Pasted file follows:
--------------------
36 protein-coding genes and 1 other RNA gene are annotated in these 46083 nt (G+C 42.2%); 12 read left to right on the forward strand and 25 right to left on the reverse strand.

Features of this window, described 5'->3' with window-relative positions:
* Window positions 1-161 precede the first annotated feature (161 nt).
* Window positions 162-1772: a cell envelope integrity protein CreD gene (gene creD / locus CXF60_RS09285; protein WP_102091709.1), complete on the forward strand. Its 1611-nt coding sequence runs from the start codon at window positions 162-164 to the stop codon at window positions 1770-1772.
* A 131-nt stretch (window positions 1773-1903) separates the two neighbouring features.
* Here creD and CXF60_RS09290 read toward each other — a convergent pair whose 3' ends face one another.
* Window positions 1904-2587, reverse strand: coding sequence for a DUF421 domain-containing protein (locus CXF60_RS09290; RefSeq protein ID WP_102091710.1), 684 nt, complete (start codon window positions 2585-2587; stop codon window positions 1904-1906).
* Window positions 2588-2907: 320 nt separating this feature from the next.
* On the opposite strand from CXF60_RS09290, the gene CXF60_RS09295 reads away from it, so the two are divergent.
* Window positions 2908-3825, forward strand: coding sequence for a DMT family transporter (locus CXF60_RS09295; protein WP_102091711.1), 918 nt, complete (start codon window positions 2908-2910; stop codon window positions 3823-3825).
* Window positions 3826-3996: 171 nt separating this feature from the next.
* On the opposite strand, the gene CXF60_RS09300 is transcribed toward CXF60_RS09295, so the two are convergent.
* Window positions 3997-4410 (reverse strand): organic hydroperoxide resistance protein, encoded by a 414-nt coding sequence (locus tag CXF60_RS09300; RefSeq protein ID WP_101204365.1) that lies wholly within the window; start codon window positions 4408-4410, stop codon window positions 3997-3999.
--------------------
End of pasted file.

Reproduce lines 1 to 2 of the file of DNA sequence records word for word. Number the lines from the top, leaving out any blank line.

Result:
36 protein-coding genes and 1 other RNA gene are annotated in these 46083 nt (G+C 42.2%); 12 read left to right on the forward strand and 25 right to left on the reverse strand.

Features of this window, described 5'->3' with window-relative positions: